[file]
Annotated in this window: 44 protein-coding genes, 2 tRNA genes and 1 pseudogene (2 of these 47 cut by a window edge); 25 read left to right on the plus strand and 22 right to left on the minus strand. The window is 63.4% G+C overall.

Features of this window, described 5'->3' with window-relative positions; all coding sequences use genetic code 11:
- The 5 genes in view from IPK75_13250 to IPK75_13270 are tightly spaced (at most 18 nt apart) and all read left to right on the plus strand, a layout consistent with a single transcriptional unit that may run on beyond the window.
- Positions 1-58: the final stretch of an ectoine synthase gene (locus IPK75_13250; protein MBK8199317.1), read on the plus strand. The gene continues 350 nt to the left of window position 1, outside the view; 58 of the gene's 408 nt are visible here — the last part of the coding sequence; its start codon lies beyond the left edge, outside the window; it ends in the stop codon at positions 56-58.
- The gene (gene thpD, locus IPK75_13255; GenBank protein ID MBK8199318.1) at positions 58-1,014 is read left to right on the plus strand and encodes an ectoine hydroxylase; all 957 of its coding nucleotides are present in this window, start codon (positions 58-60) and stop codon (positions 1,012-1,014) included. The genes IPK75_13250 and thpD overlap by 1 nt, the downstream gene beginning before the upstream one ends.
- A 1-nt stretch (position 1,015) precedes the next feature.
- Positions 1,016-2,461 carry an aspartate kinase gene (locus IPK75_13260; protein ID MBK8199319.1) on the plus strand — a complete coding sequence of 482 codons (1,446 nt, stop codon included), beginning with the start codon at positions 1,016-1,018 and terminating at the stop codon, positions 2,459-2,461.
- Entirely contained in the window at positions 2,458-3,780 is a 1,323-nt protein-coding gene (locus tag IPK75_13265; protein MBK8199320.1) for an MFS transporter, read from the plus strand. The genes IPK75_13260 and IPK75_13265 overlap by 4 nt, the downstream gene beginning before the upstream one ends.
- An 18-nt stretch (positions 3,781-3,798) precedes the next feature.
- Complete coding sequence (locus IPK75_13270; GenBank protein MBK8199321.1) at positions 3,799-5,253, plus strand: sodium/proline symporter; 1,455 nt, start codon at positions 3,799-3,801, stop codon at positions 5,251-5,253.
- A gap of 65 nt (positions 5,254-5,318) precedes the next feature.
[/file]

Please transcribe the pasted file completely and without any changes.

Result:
Annotated in this window: 44 protein-coding genes, 2 tRNA genes and 1 pseudogene (2 of these 47 cut by a window edge); 25 read left to right on the plus strand and 22 right to left on the minus strand. The window is 63.4% G+C overall.

Features of this window, described 5'->3' with window-relative positions; all coding sequences use genetic code 11:
- The 5 genes in view from IPK75_13250 to IPK75_13270 are tightly spaced (at most 18 nt apart) and all read left to right on the plus strand, a layout consistent with a single transcriptional unit that may run on beyond the window.
- Positions 1-58: the final stretch of an ectoine synthase gene (locus IPK75_13250; protein MBK8199317.1), read on the plus strand. The gene continues 350 nt to the left of window position 1, outside the view; 58 of the gene's 408 nt are visible here — the last part of the coding sequence; its start codon lies beyond the left edge, outside the window; it ends in the stop codon at positions 56-58.
- The gene (gene thpD, locus IPK75_13255; GenBank protein ID MBK8199318.1) at positions 58-1,014 is read left to right on the plus strand and encodes an ectoine hydroxylase; all 957 of its coding nucleotides are present in this window, start codon (positions 58-60) and stop codon (positions 1,012-1,014) included. The genes IPK75_13250 and thpD overlap by 1 nt, the downstream gene beginning before the upstream one ends.
- A 1-nt stretch (position 1,015) precedes the next feature.
- Positions 1,016-2,461 carry an aspartate kinase gene (locus IPK75_13260; protein ID MBK8199319.1) on the plus strand — a complete coding sequence of 482 codons (1,446 nt, stop codon included), beginning with the start codon at positions 1,016-1,018 and terminating at the stop codon, positions 2,459-2,461.
- Entirely contained in the window at positions 2,458-3,780 is a 1,323-nt protein-coding gene (locus tag IPK75_13265; protein MBK8199320.1) for an MFS transporter, read from the plus strand. The genes IPK75_13260 and IPK75_13265 overlap by 4 nt, the downstream gene beginning before the upstream one ends.
- An 18-nt stretch (positions 3,781-3,798) precedes the next feature.
- Complete coding sequence (locus IPK75_13270; GenBank protein MBK8199321.1) at positions 3,799-5,253, plus strand: sodium/proline symporter; 1,455 nt, start codon at positions 3,799-3,801, stop codon at positions 5,251-5,253.
- A gap of 65 nt (positions 5,254-5,318) precedes the next feature.